Once, while Parvati wanted to take a bath, there were no attendants around to guard her and stop anyone from accidentally entering the house. Hence she created an image of a boy out of turmeric paste which she prepared to cleanse her body, and infused life into it, and thus Ganesha was born. Parvati ordered Ganesha not to allow anyone to enter the house, and Ganesha obediently followed his mother's orders. After a while Shiva returned and tried to enter the house, Ganesha stopped him. Shiva was infuriated and it started a chain of events leading to war of the entire heavenly kingdom and the lone child. Midst the war, Shiva lost his temper and severed the boy's head with his trident. When Parvati came out and saw her son's lifeless body, she was very angry. She immediately revealed her true self as Adi Shakti, the primodial power. She called upon the nine forms within her, the nine forms surrounded her. She ordered them to destroy the whole world and if her son does not get back to life, then everyone and everything will be destroyed and demanded that Shiva restore Ganesha's life at once. The Gods prostrated at her feet and an elephant's head was attached to Ganesha's body, bringing him back to life. To appease Parvati further, Shiva declared that the child be made head of the ghost-followers (Gana's)of Shiva and worshipped by everyone before beginning any activity, and gods accepted this condition.[23]

Ganesha is identified as a god named after his mother. He is called Umaputra, Parvatisuta, Gaurisuta meaning son of Parvati and Heramba, "mother's beloved (son)".[24]

Iconography[edit]

Statue at the Mayuranathaswami Temple, Mayiladuthurai depicting Parvathi in the form of a peahen worshipping a shivalinga, the symbol of god Shiva

Naturally, Parvati’s unique characteristics have become more and more obscured, as she absorbed more and more goddesses into her iconography. Therefore, her depictions have become rather generic today. When shown with Shiva, she carries a blue lotus in full bloom, shows the abhaya mudra (hand gesture of fearlessness) and usually has one of her children on her knee. The only hint of her former occult status is the somewhat languid appearance of her eyes, as one who has recently emerged from deep meditation. Other goddesses are usually shown with large staring eyes as this is considered a mark of beauty. The consorts of the other two Gods of the trinity, Saraswati and Lakshmi, may be depicted alone, but Parvati hasn’t been depicted this way for many centuries.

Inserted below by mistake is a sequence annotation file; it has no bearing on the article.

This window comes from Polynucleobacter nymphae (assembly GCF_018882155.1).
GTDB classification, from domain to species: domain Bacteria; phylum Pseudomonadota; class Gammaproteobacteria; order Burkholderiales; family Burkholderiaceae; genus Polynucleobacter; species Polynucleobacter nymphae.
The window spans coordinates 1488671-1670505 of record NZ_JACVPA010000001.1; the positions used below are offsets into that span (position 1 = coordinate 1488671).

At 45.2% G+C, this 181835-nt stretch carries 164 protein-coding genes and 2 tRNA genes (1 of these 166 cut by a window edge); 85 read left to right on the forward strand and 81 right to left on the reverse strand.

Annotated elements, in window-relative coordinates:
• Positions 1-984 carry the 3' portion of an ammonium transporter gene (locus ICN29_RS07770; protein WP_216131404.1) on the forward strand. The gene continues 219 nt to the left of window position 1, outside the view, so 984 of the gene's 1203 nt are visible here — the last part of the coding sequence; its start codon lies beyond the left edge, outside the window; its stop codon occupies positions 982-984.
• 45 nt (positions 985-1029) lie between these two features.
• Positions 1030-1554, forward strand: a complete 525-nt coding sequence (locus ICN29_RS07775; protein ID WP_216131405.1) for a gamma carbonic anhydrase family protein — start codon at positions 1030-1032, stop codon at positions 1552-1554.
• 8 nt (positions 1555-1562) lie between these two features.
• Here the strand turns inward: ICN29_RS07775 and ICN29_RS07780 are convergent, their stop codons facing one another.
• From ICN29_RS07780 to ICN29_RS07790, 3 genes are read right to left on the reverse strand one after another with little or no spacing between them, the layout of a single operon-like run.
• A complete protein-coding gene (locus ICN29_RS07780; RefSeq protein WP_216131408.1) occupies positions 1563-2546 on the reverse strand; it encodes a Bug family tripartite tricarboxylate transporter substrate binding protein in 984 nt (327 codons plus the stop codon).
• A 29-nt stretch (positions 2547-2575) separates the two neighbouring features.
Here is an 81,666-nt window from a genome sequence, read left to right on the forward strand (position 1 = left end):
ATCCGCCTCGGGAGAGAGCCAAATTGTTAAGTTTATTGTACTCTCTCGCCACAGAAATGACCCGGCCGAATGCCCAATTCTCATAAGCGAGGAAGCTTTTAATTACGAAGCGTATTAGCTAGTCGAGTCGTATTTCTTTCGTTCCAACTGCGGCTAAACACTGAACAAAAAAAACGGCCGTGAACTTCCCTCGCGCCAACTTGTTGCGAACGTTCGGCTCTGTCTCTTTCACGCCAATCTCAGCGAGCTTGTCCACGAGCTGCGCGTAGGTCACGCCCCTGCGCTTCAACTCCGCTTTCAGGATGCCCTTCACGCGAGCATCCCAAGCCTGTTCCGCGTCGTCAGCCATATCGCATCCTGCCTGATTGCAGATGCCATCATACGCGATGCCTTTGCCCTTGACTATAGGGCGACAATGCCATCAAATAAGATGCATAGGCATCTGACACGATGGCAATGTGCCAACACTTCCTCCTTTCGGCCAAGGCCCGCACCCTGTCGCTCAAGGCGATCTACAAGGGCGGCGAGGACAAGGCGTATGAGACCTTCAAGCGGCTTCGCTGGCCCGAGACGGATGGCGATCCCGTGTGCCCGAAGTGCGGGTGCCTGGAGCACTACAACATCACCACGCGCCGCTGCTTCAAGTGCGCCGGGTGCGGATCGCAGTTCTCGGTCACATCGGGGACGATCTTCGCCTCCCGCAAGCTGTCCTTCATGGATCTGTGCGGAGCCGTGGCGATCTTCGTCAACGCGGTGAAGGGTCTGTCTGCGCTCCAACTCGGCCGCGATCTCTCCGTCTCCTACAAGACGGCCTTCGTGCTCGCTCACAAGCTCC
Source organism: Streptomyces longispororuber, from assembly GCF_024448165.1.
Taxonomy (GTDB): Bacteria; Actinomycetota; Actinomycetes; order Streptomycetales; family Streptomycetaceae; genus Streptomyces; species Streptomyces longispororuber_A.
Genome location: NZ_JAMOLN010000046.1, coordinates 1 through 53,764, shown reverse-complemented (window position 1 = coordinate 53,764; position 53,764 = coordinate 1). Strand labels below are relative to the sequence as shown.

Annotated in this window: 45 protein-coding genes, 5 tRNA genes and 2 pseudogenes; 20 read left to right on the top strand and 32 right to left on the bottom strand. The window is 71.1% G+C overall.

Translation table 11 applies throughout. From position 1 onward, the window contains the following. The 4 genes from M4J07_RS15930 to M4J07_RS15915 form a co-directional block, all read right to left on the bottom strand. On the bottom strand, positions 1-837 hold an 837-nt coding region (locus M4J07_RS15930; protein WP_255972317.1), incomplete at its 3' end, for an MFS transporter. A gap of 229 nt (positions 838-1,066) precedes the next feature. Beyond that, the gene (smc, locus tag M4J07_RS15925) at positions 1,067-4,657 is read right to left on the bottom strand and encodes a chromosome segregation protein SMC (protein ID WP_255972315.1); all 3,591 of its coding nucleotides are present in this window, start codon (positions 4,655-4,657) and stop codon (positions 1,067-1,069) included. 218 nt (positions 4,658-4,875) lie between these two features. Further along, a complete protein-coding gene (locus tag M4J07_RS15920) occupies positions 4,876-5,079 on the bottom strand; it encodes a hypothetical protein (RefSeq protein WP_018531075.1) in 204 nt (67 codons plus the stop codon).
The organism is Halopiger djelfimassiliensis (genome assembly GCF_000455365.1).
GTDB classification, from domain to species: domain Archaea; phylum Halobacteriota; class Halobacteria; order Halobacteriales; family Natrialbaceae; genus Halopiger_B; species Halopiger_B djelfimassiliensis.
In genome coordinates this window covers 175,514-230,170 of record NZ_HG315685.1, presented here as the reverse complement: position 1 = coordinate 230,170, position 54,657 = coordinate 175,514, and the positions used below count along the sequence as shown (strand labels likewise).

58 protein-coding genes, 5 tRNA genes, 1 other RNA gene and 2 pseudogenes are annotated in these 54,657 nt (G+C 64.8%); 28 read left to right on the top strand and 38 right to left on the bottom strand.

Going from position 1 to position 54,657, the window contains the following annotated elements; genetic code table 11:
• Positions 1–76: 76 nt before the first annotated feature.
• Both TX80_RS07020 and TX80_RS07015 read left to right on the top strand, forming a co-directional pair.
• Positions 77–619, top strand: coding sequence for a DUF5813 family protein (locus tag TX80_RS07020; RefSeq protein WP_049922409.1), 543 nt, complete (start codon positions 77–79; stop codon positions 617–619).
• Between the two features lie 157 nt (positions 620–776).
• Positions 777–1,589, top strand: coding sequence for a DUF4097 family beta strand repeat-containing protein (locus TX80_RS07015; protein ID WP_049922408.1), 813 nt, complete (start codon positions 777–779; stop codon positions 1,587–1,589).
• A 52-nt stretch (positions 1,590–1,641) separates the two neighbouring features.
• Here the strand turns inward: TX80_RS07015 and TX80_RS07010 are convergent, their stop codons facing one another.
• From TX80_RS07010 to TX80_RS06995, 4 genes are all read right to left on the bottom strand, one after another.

The goddess is usually represented as a fair and beautiful.[25] The colour of her vestments is milk-white, the colour of enlightenment and knowledge. Since white is a combination of all hues it shows that She has all the qualities or Gunas. Since white also depicts huelesness, it indicates that She is devoid of all Gunas. Hence, She is referred to as Trigunatmika (having the three gunas—Sattva, Rajas, and Tamas)—and at the same time being Nirguna (without any gunas). She has three eyes. Her accoutrements tend to be those of a Rishi (seer). She is also usually depicted with jatamukuta or a crown of matted hair, as Shiva is usually depicted. She is also shown as having a crescent moon bound in her locks, like Shiva.

Images of Parvati, wearing a sacred thread something not many women are associated with and as this marks the second-birth or dwija it is seems an advanced concept far beyond early pashupatas, and with her hair styled in a top knot like a Rishi (seer) survive into the Chola period (approximately ninth century A.D.). In fact, these two particularities were the only means of distinguishing her statuary from the images of the Goddess Shri of the time.[citation needed]

Her Mudras (symbolic hand gestures) are Kataka—fascination and enchantment, Hirana—the antelope, the powers of nature and the elusive, Tarjani—gesture of menace, and Chandrakal—the moon, a symbol of intelligence. Kataka must be affected by one of the foremost hands as it is a means of drawing the worshiper closer. Tarjani must be described with the left hand, which symbolises contempt, and usually in the back set of hands. If Parvati is depicted with two hands, then Tarjani and Chandrakal may be dropped but Hirana and Kataka are signature except in very modern representations, where Abhaya (fearlessness), and Varada, (beneficence), are used.

Association with other goddesses[edit]

Parvati as Meenakshi

In several myths, the presence of a dark, violent side of this otherwise benign Parvati is suggested. When approached by the gods to defeat demons, Parvati morphs back to her true self, shakti, which is pure energy, untamed, unchecked and chaotic. Her wrath crystallizes into a dark, blood thirsty, tangled-hair Goddess with an open mouth and a drooping tongue. This goddess is usually identified as the terrible mahakali or Kali.[14] In Linga Purana, Parvati summons Kali on the request of Shiva, to destroy a female asura (demoness) Daruka. Even after destroying the demoness, Kali's wrath could not be controlled. She ran around the three worlds in her mad, blind fury and creation was endangered. To lower Kali's rage, Shiva appeared as a crying baby in the middle of a battlefield.[26] The cries of the baby raised the maternal instinct of Kali who started breast-feeding Shiva and resorted back to her benign form as Parvati.[27] Kali is associated and identified with Parvati as Shiva's consort.[28]